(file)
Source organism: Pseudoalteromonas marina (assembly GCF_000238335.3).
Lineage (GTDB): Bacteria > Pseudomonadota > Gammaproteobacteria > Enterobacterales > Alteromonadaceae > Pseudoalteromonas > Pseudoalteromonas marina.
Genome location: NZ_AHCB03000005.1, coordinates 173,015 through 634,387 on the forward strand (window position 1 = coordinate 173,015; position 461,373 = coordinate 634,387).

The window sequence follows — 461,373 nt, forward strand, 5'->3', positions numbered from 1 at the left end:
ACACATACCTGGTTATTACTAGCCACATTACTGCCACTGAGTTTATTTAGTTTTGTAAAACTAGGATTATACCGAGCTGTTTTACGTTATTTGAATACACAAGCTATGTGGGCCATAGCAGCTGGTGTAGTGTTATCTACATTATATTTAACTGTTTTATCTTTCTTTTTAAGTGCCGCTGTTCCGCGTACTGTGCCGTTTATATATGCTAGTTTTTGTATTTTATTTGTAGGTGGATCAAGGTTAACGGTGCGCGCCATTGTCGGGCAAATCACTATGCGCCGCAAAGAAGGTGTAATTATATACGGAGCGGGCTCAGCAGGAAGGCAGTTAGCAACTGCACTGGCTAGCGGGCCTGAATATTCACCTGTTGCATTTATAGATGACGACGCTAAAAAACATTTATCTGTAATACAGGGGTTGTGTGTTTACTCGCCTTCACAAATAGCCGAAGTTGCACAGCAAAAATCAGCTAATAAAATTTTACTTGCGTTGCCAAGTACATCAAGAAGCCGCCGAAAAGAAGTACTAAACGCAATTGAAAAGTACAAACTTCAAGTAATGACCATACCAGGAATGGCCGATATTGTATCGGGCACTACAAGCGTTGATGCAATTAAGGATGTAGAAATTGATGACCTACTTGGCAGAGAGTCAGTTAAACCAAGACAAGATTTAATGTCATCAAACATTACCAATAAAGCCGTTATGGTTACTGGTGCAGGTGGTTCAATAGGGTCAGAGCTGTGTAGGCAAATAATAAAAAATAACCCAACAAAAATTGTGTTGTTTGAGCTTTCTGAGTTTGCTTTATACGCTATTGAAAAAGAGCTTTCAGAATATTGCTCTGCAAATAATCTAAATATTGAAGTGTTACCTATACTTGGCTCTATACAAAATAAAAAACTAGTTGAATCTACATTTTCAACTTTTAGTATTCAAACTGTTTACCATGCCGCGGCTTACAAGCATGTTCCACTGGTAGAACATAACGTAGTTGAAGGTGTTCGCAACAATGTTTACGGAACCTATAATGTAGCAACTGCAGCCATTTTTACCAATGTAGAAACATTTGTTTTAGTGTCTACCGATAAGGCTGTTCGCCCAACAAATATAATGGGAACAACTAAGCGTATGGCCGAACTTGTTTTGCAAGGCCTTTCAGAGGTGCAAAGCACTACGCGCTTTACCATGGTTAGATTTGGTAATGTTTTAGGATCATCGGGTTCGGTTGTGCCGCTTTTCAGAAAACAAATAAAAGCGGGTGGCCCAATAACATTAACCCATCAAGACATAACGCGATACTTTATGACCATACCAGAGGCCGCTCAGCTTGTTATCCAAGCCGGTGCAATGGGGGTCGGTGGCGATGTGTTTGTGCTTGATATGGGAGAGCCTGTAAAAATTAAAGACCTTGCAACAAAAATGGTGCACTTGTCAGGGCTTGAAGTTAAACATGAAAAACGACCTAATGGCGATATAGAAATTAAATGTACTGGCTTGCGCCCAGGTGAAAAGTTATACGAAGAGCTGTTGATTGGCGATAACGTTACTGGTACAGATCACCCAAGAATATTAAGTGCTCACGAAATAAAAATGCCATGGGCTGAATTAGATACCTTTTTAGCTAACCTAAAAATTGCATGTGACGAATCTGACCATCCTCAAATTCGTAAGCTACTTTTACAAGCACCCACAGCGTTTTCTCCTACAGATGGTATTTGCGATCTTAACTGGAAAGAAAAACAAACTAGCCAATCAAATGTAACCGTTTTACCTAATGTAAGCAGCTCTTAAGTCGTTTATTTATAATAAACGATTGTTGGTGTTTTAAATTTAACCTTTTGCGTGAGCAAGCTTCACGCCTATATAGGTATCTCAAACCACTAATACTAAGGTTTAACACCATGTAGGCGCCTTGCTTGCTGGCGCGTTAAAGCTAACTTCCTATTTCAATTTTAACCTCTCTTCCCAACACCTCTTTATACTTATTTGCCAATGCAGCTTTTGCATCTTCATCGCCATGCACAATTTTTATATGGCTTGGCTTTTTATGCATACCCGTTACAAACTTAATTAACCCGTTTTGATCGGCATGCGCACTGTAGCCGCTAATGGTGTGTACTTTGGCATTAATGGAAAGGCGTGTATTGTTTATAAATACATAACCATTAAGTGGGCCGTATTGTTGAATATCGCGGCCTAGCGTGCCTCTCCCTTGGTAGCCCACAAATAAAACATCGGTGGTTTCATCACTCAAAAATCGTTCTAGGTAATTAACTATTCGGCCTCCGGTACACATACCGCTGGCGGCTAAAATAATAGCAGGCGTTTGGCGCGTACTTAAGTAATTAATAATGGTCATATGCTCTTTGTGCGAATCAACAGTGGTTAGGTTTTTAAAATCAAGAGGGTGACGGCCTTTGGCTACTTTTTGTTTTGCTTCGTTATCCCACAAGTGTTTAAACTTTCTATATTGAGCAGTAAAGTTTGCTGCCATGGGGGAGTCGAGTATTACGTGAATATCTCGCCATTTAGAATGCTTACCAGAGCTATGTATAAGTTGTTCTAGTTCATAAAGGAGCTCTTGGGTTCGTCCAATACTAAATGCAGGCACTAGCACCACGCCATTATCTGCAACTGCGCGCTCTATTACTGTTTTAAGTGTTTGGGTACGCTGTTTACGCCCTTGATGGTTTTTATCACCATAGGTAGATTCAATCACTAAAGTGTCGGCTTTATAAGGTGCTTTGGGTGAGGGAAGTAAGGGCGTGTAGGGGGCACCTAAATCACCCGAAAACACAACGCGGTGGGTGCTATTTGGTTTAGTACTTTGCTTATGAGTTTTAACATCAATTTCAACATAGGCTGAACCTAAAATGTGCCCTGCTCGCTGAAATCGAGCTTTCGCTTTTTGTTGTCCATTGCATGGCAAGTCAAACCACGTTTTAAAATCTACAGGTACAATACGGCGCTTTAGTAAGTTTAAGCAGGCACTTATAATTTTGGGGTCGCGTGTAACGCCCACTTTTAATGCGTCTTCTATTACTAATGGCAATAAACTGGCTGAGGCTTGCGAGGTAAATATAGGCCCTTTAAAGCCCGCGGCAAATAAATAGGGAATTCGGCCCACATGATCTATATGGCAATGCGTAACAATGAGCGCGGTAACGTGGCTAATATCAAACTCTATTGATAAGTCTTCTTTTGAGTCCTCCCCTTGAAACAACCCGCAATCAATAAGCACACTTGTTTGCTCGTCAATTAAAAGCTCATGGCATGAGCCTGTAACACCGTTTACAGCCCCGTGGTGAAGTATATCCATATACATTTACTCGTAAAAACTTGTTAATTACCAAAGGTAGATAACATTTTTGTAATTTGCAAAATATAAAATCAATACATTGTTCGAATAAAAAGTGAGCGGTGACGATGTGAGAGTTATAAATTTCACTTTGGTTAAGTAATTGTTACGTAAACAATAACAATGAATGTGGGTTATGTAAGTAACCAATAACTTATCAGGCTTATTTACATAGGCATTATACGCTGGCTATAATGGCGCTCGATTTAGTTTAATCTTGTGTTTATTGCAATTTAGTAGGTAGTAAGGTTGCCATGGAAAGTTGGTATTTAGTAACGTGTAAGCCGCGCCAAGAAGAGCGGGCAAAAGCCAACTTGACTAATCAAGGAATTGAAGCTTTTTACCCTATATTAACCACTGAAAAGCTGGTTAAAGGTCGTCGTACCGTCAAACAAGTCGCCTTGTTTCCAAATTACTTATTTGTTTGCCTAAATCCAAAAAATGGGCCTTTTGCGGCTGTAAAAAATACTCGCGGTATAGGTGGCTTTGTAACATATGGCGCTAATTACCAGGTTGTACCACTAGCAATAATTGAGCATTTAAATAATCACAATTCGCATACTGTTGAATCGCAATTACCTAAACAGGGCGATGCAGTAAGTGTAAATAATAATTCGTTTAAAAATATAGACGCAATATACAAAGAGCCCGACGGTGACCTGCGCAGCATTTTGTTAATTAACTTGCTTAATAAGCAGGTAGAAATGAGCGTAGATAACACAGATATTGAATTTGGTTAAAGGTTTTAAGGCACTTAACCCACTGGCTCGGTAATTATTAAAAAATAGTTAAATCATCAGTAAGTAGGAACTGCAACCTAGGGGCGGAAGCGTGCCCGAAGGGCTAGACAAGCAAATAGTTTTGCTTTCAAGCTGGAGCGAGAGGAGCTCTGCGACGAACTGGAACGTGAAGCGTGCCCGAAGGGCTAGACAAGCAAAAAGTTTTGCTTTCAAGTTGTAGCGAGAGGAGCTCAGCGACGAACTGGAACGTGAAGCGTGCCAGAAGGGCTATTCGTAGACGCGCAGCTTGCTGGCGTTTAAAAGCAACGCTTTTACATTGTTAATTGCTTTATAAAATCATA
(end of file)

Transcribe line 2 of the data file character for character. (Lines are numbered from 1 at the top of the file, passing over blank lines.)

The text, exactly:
Lineage (GTDB): Bacteria > Pseudomonadota > Gammaproteobacteria > Enterobacterales > Alteromonadaceae > Pseudoalteromonas > Pseudoalteromonas marina.